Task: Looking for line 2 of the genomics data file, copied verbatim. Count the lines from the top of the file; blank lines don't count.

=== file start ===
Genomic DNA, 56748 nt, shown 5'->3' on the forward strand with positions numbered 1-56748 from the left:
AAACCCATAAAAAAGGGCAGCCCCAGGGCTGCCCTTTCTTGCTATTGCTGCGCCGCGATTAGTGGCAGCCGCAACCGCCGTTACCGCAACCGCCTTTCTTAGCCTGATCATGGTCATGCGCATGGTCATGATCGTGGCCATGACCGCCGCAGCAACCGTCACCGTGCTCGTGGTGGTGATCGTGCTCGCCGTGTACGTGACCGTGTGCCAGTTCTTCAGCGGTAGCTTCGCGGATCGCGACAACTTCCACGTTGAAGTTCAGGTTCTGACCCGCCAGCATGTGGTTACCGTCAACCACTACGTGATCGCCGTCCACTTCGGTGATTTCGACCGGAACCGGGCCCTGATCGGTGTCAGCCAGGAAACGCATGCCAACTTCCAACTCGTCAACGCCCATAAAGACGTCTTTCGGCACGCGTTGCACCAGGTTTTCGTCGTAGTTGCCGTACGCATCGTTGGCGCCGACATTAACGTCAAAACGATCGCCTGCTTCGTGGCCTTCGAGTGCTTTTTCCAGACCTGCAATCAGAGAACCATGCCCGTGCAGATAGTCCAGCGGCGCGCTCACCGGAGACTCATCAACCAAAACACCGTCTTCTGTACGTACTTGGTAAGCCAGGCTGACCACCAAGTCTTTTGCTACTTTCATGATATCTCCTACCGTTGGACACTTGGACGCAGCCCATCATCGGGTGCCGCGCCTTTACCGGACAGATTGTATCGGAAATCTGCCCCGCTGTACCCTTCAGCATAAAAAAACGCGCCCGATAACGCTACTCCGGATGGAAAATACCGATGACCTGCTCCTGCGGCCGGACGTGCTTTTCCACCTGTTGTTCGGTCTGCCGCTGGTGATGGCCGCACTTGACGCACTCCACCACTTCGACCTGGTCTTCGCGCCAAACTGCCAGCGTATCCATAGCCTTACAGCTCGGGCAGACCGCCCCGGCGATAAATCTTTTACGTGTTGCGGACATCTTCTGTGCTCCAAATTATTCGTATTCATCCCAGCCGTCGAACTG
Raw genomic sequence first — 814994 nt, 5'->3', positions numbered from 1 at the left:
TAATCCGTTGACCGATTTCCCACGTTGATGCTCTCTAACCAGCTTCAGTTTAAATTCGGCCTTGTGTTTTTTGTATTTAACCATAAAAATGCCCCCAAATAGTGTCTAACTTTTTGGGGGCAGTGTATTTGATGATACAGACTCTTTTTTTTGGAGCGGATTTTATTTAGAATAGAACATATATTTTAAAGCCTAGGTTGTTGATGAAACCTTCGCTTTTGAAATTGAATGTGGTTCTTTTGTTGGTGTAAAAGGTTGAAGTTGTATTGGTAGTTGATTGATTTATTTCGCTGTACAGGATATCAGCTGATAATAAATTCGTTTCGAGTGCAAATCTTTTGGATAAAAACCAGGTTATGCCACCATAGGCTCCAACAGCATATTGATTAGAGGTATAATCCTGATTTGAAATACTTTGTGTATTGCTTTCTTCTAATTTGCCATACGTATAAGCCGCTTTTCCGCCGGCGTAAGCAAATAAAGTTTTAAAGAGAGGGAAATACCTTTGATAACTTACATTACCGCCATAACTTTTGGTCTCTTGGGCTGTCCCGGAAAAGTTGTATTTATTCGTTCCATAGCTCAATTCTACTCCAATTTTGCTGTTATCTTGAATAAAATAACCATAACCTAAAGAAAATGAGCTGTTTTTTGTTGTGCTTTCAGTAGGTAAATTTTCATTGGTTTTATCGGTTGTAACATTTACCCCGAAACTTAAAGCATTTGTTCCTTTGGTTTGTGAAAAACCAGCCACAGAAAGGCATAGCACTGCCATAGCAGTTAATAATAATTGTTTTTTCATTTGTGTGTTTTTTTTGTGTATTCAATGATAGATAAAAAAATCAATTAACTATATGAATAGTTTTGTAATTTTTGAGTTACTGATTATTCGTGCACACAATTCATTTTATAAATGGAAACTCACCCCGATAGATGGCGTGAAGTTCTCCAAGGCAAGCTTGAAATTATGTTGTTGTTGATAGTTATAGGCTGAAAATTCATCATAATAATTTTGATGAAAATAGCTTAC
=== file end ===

AAACCCATAAAAAAGGGCAGCCCCAGGGCTGCCCTTTCTTGCTATTGCTGCGCCGCGATTAGTGGCAGCCGCAACCGCCGTTACCGCAACCGCCTTTCTTAGCCTGATCATGGTCATGCGCATGGTCATGATCGTGGCCATGACCGCCGCAGCAACCGTCACCGTGCTCGTGGTGGTGATCGTGCTCGCCGTGTACGTGACCGTGTGCCAGTTCTTCAGCGGTAGCTTCGCGGATCGCGACAACTTCCACGTTGAAGTTCAGGTTCTGACCCGCCAGCATGTGGTTACCGTCAACCACTACGTGATCGCCGTCCACTTCGGTGATTTCGACCGGAACCGGGCCCTGATCGGTGTCAGCCAGGAAACGCATGCCAACTTCCAACTCGTCAACGCCCATAAAGACGTCTTTCGGCACGCGTTGCACCAGGTTTTCGTCGTAGTTGCCGTACGCATCGTTGGCGCCGACATTAACGTCAAAACGATCGCCTGCTTCGTGGCCTTCGAGTGCTTTTTCCAGACCTGCAATCAGAGAACCATGCCCGTGCAGATAGTCCAGCGGCGCGCTCACCGGAGACTCATCAACCAAAACACCGTCTTCTGTACGTACTTGGTAAGCCAGGCTGACCACCAAGTCTTTTGCTACTTTCATGATATCTCCTACCGTTGGACACTTGGACGCAGCCCATCATCGGGTGCCGCGCCTTTACCGGACAGATTGTATCGGAAATCTGCCCCGCTGTACCCTTCAGCATAAAAAAACGCGCCCGATAACGCTACTCCGGATGGAAAATACCGATGACCTGCTCCTGCGGCCGGACGTGCTTTTCCACCTGTTGTTCGGTCTGCCGCTGGTGATGGCCGCACTTGACGCACTCCACCACTTCGACCTGGTCTTCGCGCCAAACTGCCAGCGTATCCATAGCCTTACAGCTCGGGCAGACCGCCCCGGCGATAAATCTTTTACGTGTTGCGGACATCTTCTGTGCTCCAAATTATTCGTATTCATCCCAGCCGTCGAACTG